Friday, 30 November 2012

MIND campaign for better crisis care...

Mind are currently campaigning for better care for those experiencing a mental health crisis.  This is my contribution; my own experiences of crisis care and a few thoughts along the way...

I have experienced mental health services in two different counties and crisis care has been next to non-existent in both.  The worst occasion involved being told I was a “waste of time” and to “just go away” by a nurse in A&E, after being taken there by concerned police officers.  This was a few years ago, and since then my treatment in general has improved (due to changes in treatment criteria) so I will focus on the more recent and relevant experiences of 'crisis' care.

One thing that really sticks out is the futile, circular nature of trying to access crisis services, especially out of hours.  For a start, it seems that everyone you speak to tells you to call someone else – GP, Crisis Team, A&E, the Police.  In my experience, this does not lead to any support, yet if the person/service you speak to is actually concerned you may be at risk, they resort to calling the police rather than offering any help directly.  The police can't do anything except take you to A&E to be assessed, perhaps under a section 136. I have been assessed many times in A&E by the Crisis Team, who talk to me for a bit, raking up all sorts of upsetting things from the past and dismissing any present issues, and then send me on my way.  If I'm in a particularly anxious state I might be given a sedative or two to take home.  The ridiculous thing is, the Crisis Team always say “call us if you need to”, yet it is usually them who have called the police in the first place when I rang up in crisis!
I have also spent nights in police cells when the crisis team had refused to see me but the police were too concerned to just let me go.  In addition, I have been held in the '136 suite' on several occasions waiting for assessment.  Although the daytime room there is fine, the room for overnight is basically a cell – a plastic mattress on the floor and a toilet in the corner, without the basic dignity of somewhere to wash your hands after using it.  Both here and the police cells are the last places anyone in crisis should be.  Also, there is usually a lengthly wait to be assessed wherever you are – the longest I waited was eleven hours (under section so couldn't leave).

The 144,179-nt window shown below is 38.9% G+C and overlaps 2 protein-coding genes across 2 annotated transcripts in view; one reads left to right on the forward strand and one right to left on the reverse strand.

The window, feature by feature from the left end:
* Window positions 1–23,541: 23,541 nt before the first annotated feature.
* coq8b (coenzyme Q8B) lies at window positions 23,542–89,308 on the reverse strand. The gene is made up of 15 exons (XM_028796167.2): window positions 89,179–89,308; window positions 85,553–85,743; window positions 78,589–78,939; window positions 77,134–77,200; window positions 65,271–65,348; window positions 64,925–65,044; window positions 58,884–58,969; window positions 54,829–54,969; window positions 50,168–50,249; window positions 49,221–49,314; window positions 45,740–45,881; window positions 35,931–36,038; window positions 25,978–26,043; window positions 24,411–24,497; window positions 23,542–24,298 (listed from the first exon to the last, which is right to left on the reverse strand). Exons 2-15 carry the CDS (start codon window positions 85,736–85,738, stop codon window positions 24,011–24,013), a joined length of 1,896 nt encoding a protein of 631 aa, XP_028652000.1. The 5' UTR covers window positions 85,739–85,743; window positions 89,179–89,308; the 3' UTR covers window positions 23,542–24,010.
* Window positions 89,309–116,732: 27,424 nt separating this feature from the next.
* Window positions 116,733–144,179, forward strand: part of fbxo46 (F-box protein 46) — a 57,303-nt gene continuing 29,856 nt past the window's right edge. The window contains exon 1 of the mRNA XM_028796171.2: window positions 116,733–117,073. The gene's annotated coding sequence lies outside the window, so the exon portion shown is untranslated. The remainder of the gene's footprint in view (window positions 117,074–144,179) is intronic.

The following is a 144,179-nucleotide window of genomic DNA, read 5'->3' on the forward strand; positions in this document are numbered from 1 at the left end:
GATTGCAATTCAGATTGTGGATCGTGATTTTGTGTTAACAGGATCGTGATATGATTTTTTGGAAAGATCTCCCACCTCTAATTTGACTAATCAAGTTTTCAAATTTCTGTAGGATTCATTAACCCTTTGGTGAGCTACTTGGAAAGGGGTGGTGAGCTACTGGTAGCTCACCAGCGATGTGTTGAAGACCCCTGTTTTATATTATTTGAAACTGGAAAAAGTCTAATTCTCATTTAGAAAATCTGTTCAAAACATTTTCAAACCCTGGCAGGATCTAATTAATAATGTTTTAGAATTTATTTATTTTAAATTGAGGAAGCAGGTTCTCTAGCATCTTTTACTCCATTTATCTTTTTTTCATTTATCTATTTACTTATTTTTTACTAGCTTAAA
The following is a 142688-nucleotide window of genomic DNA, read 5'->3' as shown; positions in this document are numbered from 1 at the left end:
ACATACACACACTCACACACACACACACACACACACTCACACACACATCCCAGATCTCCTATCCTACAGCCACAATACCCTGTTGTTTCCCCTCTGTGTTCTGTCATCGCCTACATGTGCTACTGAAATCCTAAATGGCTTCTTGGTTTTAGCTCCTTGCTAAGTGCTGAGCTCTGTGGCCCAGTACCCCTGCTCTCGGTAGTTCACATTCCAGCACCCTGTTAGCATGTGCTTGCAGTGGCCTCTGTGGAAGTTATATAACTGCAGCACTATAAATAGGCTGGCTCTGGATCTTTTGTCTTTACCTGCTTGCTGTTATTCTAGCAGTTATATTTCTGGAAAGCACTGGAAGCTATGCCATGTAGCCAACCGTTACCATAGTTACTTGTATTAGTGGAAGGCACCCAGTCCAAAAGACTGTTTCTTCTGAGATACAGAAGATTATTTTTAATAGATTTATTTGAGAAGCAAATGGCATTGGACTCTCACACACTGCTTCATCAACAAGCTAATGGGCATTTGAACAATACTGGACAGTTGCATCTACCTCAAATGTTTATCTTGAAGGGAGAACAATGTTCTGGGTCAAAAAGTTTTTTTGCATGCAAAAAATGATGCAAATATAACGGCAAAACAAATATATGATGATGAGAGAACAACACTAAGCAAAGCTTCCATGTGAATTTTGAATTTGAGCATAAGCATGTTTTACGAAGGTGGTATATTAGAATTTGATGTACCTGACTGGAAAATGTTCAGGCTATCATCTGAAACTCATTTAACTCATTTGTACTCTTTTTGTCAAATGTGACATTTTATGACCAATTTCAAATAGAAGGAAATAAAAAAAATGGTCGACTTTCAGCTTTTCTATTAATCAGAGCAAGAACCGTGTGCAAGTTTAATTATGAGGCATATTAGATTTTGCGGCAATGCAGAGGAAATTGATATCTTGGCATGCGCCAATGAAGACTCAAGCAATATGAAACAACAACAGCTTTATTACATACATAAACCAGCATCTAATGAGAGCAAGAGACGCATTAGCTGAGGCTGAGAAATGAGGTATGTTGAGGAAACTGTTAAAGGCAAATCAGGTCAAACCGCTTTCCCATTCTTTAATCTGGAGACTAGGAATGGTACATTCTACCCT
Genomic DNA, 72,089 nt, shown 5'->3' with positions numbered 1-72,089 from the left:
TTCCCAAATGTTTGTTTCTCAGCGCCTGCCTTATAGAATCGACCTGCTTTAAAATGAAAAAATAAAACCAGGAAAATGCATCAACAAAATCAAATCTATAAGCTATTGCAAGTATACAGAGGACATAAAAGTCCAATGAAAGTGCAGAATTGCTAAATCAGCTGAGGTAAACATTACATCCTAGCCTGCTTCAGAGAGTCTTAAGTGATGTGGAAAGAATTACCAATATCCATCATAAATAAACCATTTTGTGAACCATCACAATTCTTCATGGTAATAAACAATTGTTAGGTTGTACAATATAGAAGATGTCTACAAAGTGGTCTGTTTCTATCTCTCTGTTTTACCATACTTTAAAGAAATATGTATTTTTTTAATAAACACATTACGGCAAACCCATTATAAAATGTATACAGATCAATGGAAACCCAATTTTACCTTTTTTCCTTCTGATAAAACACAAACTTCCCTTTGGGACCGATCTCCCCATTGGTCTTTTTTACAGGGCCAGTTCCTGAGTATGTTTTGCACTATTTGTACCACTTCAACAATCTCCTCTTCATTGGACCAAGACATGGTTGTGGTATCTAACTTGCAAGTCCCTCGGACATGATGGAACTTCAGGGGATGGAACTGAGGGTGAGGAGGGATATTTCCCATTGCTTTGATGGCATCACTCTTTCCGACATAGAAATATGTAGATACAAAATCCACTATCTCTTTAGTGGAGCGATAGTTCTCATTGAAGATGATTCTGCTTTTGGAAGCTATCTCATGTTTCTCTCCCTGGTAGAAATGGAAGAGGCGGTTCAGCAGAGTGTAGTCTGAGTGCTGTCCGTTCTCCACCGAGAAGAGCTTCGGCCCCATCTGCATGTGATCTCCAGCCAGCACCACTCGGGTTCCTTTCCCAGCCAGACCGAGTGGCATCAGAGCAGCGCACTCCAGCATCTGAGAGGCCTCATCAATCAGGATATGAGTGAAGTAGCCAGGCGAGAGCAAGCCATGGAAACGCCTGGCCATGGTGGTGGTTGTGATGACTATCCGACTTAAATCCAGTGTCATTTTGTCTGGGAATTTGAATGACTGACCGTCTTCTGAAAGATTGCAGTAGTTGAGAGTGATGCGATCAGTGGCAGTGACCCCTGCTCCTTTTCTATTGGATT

I feel my experiences of crisis care are particularly unfortunate, as they have actually contributed greatly to my present mental health difficulties.  I have nightmares and flashbacks of these occasions, and seeing things that remind me of them sends me into a confused, anxious state.  Seeking help involves going back to the places that I associate with feelings of despair and terror, meaning I often feel I would take my own life before seeking professional help in a crisis.
Fortunately I now have some good, understanding friends who I can chat to or just be around if I'm feeling vulnerable.  And that, I think, is key – someone just showing some humanity and compassion makes all the difference.  There was a security guard in my local A&E who chatted to me whilst escorting me outside for a cigarette, and his kindness helped far more than anything the Crisis Team did.  All too often basic care and respect is lacking in professional crisis care.  I always wonder – would they treat me like this if I was a member of their own family or a friend?
I have, very occasionally, spoken to very helpful members of the Crisis Team who have listened to me, empathised with my situation, and encouraged me – without being patronising or dismissive of the pain I feel inside.  This makes so much difference, and doesn't really cost anything, especially when the longer-term costs of an escalated crisis are factored in.

Finally I would like to mention a concept very relevent to crisis services – 'failure demand'.  Failure demand basically means a service fails to do what it is supposed to, causing even more demand for the service.  I believe this is rife in mental health services; people cannot access appropriate help and support and so get more unwell and need more help in the long run.  In particular, a failure to provide adequate, useful treament means people end up in crisis far more often.
I think that addressing the reasons people end up in crisis should be part of the discussion on crisis care – could a crisis be prevented with earlier intervention or support?  After all, prevention is better than cure; and in these times of austerity and cutbacks, I'm sure it would be much cheaper too.